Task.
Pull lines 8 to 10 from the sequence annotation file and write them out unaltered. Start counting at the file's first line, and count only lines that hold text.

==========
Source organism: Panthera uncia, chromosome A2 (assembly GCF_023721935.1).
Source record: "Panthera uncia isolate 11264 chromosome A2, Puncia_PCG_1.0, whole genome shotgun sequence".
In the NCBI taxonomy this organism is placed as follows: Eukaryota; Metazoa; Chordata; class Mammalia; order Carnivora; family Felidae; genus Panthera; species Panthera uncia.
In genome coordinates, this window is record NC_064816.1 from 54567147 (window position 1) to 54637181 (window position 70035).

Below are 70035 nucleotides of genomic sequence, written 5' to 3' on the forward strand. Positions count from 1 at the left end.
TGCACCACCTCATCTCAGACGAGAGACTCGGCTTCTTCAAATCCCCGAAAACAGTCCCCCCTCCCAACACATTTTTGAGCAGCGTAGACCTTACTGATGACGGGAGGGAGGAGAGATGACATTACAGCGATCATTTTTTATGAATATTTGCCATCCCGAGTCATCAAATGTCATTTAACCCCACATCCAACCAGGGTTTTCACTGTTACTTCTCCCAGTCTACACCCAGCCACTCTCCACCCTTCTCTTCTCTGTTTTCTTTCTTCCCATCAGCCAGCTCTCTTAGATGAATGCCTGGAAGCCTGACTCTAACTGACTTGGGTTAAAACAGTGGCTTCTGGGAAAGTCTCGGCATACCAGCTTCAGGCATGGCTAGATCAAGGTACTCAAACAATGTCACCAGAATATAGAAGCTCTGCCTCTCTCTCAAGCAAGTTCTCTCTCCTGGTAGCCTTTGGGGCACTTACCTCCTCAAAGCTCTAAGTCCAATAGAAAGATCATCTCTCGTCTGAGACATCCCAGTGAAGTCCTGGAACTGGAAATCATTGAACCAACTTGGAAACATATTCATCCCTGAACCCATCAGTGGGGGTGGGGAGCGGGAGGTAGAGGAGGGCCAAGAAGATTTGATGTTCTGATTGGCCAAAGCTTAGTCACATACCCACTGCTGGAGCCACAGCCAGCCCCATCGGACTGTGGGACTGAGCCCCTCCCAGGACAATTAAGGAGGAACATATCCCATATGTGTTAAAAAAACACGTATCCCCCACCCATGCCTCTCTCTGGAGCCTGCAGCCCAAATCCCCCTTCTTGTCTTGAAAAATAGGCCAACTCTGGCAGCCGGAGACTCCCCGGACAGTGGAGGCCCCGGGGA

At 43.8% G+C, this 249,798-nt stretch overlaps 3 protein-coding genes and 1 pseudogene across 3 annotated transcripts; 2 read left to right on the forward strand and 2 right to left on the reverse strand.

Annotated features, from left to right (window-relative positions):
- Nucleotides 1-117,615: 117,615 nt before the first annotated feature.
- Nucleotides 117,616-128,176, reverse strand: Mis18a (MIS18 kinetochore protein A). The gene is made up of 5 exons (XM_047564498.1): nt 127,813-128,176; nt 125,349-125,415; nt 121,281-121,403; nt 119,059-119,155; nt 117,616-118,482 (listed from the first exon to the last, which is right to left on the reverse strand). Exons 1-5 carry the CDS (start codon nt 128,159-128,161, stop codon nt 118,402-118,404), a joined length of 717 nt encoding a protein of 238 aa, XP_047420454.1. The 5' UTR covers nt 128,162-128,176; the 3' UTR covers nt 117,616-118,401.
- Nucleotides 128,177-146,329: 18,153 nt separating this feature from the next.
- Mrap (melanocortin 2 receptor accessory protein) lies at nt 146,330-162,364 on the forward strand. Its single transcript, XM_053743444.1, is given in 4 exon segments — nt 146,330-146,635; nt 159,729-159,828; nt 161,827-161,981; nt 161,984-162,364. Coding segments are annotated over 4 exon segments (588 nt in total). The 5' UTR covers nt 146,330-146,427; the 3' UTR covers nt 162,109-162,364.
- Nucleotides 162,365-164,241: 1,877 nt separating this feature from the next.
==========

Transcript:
Annotated features, from left to right (window-relative positions):
- Nucleotides 1-117,615: 117,615 nt before the first annotated feature.
- Nucleotides 117,616-128,176, reverse strand: Mis18a (MIS18 kinetochore protein A). The gene is made up of 5 exons (XM_047564498.1): nt 127,813-128,176; nt 125,349-125,415; nt 121,281-121,403; nt 119,059-119,155; nt 117,616-118,482 (listed from the first exon to the last, which is right to left on the reverse strand). Exons 1-5 carry the CDS (start codon nt 128,159-128,161, stop codon nt 118,402-118,404), a joined length of 717 nt encoding a protein of 238 aa, XP_047420454.1. The 5' UTR covers nt 128,162-128,176; the 3' UTR covers nt 117,616-118,401.